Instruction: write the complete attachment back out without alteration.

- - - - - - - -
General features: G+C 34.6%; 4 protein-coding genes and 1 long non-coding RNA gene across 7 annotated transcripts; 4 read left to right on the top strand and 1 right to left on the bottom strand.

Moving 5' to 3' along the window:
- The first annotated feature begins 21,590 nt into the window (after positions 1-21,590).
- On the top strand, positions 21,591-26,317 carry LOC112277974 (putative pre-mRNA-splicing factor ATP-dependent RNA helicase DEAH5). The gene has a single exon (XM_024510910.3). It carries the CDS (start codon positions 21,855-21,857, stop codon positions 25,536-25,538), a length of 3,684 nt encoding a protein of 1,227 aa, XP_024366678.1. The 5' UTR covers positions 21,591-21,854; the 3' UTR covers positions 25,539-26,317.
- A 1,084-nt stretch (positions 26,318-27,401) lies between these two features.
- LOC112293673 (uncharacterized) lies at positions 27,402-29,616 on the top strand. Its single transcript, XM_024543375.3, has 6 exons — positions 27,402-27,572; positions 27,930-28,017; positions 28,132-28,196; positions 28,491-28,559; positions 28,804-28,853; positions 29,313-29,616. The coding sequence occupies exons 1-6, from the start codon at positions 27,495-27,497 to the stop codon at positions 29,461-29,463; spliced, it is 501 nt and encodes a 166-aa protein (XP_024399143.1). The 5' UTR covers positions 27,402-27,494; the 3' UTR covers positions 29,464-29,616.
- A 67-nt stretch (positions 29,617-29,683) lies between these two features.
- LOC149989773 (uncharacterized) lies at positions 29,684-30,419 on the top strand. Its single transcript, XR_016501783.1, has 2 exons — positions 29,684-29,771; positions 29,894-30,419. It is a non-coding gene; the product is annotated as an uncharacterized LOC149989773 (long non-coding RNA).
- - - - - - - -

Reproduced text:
General features: G+C 34.6%; 4 protein-coding genes and 1 long non-coding RNA gene across 7 annotated transcripts; 4 read left to right on the top strand and 1 right to left on the bottom strand.

Moving 5' to 3' along the window:
- The first annotated feature begins 21,590 nt into the window (after positions 1-21,590).
- On the top strand, positions 21,591-26,317 carry LOC112277974 (putative pre-mRNA-splicing factor ATP-dependent RNA helicase DEAH5). The gene has a single exon (XM_024510910.3). It carries the CDS (start codon positions 21,855-21,857, stop codon positions 25,536-25,538), a length of 3,684 nt encoding a protein of 1,227 aa, XP_024366678.1. The 5' UTR covers positions 21,591-21,854; the 3' UTR covers positions 25,539-26,317.
- A 1,084-nt stretch (positions 26,318-27,401) lies between these two features.
- LOC112293673 (uncharacterized) lies at positions 27,402-29,616 on the top strand. Its single transcript, XM_024543375.3, has 6 exons — positions 27,402-27,572; positions 27,930-28,017; positions 28,132-28,196; positions 28,491-28,559; positions 28,804-28,853; positions 29,313-29,616. The coding sequence occupies exons 1-6, from the start codon at positions 27,495-27,497 to the stop codon at positions 29,461-29,463; spliced, it is 501 nt and encodes a 166-aa protein (XP_024399143.1). The 5' UTR covers positions 27,402-27,494; the 3' UTR covers positions 29,464-29,616.
- A 67-nt stretch (positions 29,617-29,683) lies between these two features.
- LOC149989773 (uncharacterized) lies at positions 29,684-30,419 on the top strand. Its single transcript, XR_016501783.1, has 2 exons — positions 29,684-29,771; positions 29,894-30,419. It is a non-coding gene; the product is annotated as an uncharacterized LOC149989773 (long non-coding RNA).